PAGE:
PRESCRIPTION DRUG ABUSE STATISTICS
It may seem like an impossible task to halt the runaway train of our opioid crisis. But Oklahoma has prepared a plan to do just that which can serve as a model for other states and let us estimate the price tag to eliminate this catastrophe.
If you’ve heard of fentanyl, odds are you know something about just how dangerous and risky this drug is. By itself, the opioid drug fentanyl causes thousands upon thousands of overdose deaths every year. And it happens even when someone is using the substance exactly as prescribed.
If we focus too closely on the opioid epidemic, we could miss the growing problem with abuse of stimulants such as methamphetamine and cocaine, and prescription drugs such as Ritalin, Adderall and others. Just like opioids, these drugs can be deadly.
When we as a nation face a significant problem or threat that we struggle to resolve, we tend to err in one of two ways. Either we become overwhelmed by the issue as a whole, feeling more or less incapable in addressing it, or we get too focused in on one or two facets of the problem, never able to solve all of its parts.
Surviving addiction to opioids like heroin becomes vastly harder when an unpredictable and powerful illicit drug like fentanyl hits the market and spreads across the country. Tragically, an increasing number of people are not surviving their encounters with this drug.
It’s no longer a news story that our nation is struggling with an opioid addiction epidemic. It’s been going on for some time. This is an epidemic that started out with opioid pain relievers, and even though other opioid addictions have cropped up since then, a decent piece of the pie chart that is the American opioid addiction crisis is still comprised of pain reliever addiction.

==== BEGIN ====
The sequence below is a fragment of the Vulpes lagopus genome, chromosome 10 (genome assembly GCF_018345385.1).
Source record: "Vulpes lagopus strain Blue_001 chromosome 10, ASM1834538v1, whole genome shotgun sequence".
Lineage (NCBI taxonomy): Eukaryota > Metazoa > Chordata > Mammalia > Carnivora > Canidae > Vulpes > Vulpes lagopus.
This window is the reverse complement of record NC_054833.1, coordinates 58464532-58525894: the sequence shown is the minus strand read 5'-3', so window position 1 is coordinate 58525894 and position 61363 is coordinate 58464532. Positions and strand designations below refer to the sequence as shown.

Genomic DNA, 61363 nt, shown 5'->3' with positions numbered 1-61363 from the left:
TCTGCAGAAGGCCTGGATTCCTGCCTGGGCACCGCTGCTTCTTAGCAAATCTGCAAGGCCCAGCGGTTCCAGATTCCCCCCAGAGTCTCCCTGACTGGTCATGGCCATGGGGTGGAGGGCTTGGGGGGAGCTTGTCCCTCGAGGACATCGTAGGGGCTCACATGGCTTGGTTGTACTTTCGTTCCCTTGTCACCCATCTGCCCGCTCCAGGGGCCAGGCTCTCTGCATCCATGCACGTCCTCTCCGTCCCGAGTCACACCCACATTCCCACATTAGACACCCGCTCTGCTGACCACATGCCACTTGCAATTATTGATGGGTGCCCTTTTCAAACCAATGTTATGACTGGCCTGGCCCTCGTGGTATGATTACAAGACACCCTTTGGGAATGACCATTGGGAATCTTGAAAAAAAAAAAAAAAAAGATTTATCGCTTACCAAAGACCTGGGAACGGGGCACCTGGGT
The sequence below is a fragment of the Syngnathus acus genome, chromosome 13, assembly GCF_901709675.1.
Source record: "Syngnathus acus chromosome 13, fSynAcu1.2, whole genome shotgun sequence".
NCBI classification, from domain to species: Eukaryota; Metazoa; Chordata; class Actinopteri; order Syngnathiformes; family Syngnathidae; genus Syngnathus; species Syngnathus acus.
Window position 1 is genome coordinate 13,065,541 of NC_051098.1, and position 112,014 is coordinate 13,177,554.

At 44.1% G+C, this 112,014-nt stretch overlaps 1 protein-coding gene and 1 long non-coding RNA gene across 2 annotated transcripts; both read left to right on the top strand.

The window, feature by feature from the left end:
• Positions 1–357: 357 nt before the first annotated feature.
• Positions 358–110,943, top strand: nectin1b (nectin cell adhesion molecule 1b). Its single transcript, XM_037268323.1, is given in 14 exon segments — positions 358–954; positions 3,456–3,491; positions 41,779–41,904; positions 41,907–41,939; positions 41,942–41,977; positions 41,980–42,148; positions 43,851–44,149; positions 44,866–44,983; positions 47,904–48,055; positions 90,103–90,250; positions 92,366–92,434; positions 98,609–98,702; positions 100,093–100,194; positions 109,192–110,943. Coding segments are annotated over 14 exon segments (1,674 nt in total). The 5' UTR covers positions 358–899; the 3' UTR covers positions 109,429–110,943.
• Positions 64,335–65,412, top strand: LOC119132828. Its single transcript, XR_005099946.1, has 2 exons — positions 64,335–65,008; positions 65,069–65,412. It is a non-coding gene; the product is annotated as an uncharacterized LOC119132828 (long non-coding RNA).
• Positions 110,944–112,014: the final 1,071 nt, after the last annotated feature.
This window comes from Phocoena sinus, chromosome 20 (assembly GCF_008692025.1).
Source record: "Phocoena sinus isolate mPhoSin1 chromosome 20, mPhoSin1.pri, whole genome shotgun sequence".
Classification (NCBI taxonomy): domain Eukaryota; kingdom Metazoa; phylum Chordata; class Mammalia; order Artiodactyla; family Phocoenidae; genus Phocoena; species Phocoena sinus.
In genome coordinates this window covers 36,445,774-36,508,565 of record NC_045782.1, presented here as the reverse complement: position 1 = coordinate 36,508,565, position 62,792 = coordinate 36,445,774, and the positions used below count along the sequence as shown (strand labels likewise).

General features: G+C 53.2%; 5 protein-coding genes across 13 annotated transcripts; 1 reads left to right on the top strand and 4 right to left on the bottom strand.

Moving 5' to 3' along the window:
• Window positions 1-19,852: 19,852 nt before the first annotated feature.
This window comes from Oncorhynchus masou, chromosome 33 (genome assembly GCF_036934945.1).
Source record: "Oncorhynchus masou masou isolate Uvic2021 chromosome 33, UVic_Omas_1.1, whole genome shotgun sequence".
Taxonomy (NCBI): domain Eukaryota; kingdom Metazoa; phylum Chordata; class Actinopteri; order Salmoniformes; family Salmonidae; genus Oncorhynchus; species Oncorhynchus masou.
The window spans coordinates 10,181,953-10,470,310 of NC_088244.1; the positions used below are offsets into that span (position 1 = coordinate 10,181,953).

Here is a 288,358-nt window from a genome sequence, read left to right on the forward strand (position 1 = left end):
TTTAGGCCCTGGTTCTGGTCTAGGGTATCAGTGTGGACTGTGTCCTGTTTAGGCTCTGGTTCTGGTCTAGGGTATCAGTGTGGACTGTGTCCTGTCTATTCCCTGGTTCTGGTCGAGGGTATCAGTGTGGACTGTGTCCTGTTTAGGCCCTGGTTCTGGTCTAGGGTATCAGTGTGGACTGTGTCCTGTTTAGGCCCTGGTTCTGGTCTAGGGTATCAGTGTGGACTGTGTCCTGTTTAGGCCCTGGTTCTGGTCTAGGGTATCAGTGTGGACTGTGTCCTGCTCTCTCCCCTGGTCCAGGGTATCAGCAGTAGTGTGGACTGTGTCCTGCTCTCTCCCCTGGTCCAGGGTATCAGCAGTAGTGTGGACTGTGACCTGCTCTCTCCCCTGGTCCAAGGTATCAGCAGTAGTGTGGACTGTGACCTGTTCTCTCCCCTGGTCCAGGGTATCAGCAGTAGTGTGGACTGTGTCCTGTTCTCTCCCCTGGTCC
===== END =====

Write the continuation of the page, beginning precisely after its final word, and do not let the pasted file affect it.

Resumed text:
We are approaching a point in our society where drug and alcohol addiction are our primary concerns in the overall health and vitality of the American people.
The United States is in the midst of struggling with its worst pharmaceutical drug addiction epidemic to date. Pharmaceuticals have been in use for decades, but only in the last fifteen to twenty years have manufacturers significantly increased the production of addictive pharmaceutical drugs.
According to a U.S. Health Report by the National Institutes of Health, about one in ten Americans of the age of twelve or older are now addicted to drugs or alcohol. This is addiction at never before seen levels, a crippling trend of substance abuse unlike any our country has experienced before.
Since the turn of the century, drug abuse and alcoholism have more or less reduced amongst young adult, teen, and adolescent age demographics. This is something to be proud of, as the 1980s and 1990s saw some of the worst substance abuse habits amongst young people.